So, he started his own newspaper, The Milwaukee Daily Abstractor, attended business school at night and then later bought the Reporter and merged the papers. When he was 21, he joined his father in the real estate and insurance game, soon inheriting the business. Three years later he was already listed in the book, "Notable Men of Wisconsin."
In 1912, Chris. Schroeder & Son provided funds for the refinancing of an $800,000 bond issue for the then-new Hotel Wisconsin, the largest hotel in Wisconsin at the time, and thus did Schroeder become a hotelier.
Recognizing the lack of good management, Schroeder took over running the Wisconsin himself in 1914, which then led him into a new field: the development of a chain of hotels.
Starting with the Hotel Astor on Milwaukee’s lower East Side in 1920, Schroeder added the Retlaw in Fond du Lac in 1923, the Hotel Loraine in Madison in 1924 and the Hotel Northland in Green Bay, all designed by the Milwaukee firm of Herbert W. Tullgren & Son (the son being Martin, whose work is also well-known here).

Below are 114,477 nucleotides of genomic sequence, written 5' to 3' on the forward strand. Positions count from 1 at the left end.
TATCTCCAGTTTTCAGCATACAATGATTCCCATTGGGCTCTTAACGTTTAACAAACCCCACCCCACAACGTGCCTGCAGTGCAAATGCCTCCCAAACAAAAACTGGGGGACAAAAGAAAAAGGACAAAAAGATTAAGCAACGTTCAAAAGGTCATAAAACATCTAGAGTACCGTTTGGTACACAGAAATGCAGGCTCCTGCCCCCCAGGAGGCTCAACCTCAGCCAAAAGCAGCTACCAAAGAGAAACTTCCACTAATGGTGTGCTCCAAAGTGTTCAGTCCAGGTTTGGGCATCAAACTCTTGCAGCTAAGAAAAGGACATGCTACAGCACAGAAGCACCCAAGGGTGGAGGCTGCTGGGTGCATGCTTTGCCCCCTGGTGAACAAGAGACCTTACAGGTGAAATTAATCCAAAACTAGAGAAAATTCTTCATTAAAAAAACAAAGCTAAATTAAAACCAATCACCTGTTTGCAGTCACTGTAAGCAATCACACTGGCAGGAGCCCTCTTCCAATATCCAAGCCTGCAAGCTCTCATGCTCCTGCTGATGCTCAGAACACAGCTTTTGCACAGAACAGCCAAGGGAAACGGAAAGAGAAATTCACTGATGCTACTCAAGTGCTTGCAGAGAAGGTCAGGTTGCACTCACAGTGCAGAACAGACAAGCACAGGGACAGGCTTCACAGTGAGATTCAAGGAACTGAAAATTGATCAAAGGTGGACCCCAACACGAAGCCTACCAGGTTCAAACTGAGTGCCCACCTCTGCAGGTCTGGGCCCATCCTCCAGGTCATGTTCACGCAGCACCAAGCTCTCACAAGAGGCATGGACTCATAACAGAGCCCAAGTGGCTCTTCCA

In 1925, he added the Hotel Wausau, in Wausau, and the Hotel Duluth in Minnesota, and two years later, the eponymous Schroeder Hotel (now the Hilton City Center) in Milwaukee. The Wausau, Wisconsin and Schroeder were designed by the Chicago firm of Holabird & Roche; Tullgren did Duluth.
Schroeder also purchased, rather than built, some properties, including the Calumet Hotel in Fond du Lac and the Vincent Hotel across the lake in Benton Harbor, Michigan.
In addition to becoming something of a local celebrity and a much in demand fellow, the ultra-rich Schroeder also gave his money away and, as a result, his name is on a dorm at Marquette University, a library at Milwaukee School of Engineering, a space in the Humphrey Scottish Rite Masonic Center and a YMCA aquatics center.
Though he died in 1967, some say that his spirit lives on, quite literally, in some of his buildings, including the Retlaw, though he did not deign to greet me on my recent visit. You can hear a fun take on Schroeder’s many alleged hauntings on this episode of "This American Life."